ROSEBURG, Ore. — From wooden hand-crank washing machines to trade beads, archives filled with vintage photos to rows and rows of carefully preserved gowns dating back to the late 1800’s, the Douglas County Museum’s archives are a treasure trove of local history. May is National Historic Preservation Month and the Douglas County Commissioners invite you to visit, volunteer and recognize the value in the historic places, artifacts and natural history museums in the Umpqua Valley. The Commissioners issued a proclamation formally dedicating May as a time to observe Historic Preservation Month in Douglas County.
“We want to encourage residents to take the journey of discovery and get excited about history in and around Douglas County. Take time to learn about the places, the stories and the people behind them. Peel back the layers of time and imagine the hardships, challenges and ingenuity of the people that lived here before us,” commented Commissioner Tom Kress. “Start your journey by visiting our local gems, the Douglas County Museum and the Umpqua River Lighthouse Museum. Believe me, you won’t be disappointed.”
Did you know that at any given time, only about 5 percent of the more than 8,600 items in the Douglas County Museum’s vast collection are on display? That’s right, in order to keep the museum relevant to locals and tourists alike, as well as preserve the integrity of artifacts, the museum staff continually updates the exhibit halls and offers ‘limited edition’ viewings of certain collections. Many artifacts on display are so fragile that staff has to limit the amount of time they are exposed to air and light (the two main enemies of preservation) in order to hang onto the relics for generations to come. Issues like shattered silk and leather blooms are all too common for museum preservationists. Shattered silk is a term related to the degradation of silk material from exposure as it ages. And, leather blooms refer to the expression of salt and chemicals on the surface of treated leather as the material hardens and dries over time.
When residents take time to walk thru the smartly appointed artifact and ‘limited time’ exhibit rooms at the museum, they can begin to recognize the importance of preserving our local history. For History Channel fans, it’s like you are at a real life taping of ‘Mysteries at the Museum,’ as you discover artifacts and read the sorted tales associated with them. For long-time employees like Karen Bratton, Research Librarian/Artifact Collections Manager, this work is more than a job, it’s a passion. She has spent the last 21 years, dawning white gloves and painstakingly cataloging and preserving ledgers, toys, manuscripts, diaries, baby buggies and oral history tapes all that recount a time and place from local days gone by.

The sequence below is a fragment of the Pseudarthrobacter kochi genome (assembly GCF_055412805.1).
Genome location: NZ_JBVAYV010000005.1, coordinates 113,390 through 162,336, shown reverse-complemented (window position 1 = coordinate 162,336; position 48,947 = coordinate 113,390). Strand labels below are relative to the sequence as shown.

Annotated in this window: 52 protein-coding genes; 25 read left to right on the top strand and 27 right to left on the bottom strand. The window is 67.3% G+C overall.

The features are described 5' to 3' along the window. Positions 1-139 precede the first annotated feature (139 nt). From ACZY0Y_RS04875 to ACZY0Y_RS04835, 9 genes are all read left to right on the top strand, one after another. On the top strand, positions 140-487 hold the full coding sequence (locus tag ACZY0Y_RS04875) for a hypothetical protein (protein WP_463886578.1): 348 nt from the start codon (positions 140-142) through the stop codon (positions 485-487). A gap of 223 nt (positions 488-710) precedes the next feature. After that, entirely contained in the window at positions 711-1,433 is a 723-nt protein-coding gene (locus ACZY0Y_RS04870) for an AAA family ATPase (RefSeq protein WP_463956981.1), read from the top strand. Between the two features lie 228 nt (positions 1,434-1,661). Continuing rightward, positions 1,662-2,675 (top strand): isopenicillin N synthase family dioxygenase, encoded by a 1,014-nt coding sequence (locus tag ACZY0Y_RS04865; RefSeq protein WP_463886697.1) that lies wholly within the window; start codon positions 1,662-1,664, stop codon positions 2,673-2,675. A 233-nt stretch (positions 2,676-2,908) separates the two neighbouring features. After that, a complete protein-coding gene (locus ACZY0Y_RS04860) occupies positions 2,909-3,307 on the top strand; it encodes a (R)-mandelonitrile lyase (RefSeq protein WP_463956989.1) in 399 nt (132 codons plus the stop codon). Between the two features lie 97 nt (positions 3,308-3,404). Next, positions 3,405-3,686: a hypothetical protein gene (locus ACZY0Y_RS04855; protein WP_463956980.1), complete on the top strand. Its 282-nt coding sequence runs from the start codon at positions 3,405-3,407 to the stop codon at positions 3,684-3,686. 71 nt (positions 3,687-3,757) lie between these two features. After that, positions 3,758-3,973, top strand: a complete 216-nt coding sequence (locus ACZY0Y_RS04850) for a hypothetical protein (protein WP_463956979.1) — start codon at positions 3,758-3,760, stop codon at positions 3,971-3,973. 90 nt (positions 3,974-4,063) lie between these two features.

All the items in the collection have been graciously donated over the years. Each item the museum chooses to add to their collection must go through a careful selection process, with the first priority being recognized as having providence to Douglas County. They have got typewriters and wood planers a plenty, but one item that is high on the request list are vintage children’s toys. Unfortunately, these rare finds are often in poor condition, because kids played with and enjoyed them. But, if you have a vintage toy, that is in pretty good condition, that you would like to donate, they welcome the chance to evaluate it.
In regards to rare finds, the Douglas County Museum is filled with a number of prize possessions that would (if they were for sale, which they are not), start a rather large bidding war at any Sotheby’s antiquities auction. One such object measures about 3/4 of an inch in diameter, weighs less than an ounce and has a pretty sordid history in Oregon. It is a real genuine gold “Beaver Coin.” Beaver Coins, also known as Beaver Money, were gold coins minted for a short time in Oregon in 1849. Their name comes from the prominent beaver depicted on the back of the coins. Regions like the Oregon Territory lacked a stable and reliable currency system for the payment of goods in 1849. A local mint decided to design and produce a $5 and $10 beaver coin to act as the local currency. But, later that year Territory Governor Joseph Lane ruled the operation unconstitutional and with the opening of the United States Mint branch in San Francisco, Calif., which made a large supply of gold and silver U.S. currency available to the citizens of the West Coast, the Beaver Coins were quickly acquired and destroyed. Today these coins are quite rare and valuable.
Are you interested in preserving history? Maybe you have an attic full of treasures. Or you have a family story that has been passed down from generation to generation. Here are a few tips from the museum staff to think about when storing those family photos, stories and artifacts:
1) Get your treasures into an acid-free environment.
2) Take your photos out of those old magnetic or peel and stick albums. The materials they are made of, typically plastic, glue, and cardboard, will damage photos over time. If you do decide to use a commercially available photo album, look for one labeled "acid-free."
3) Keep the items stored in air tight containers, away from insects and dust.
4) Get them out of the light. Exposure to light, especially modern fluorescent bulbs will quickly fade colors.
5) If you want to display those family photos, make sure to use UV protective glass.
6) Got a story to tell from way back when? Make sure to write it down, or better yet, record your parents or grandparents telling the story.
For more information about our Umpqua Valley Museums log onto: http://umpquavalleymuseums.org/.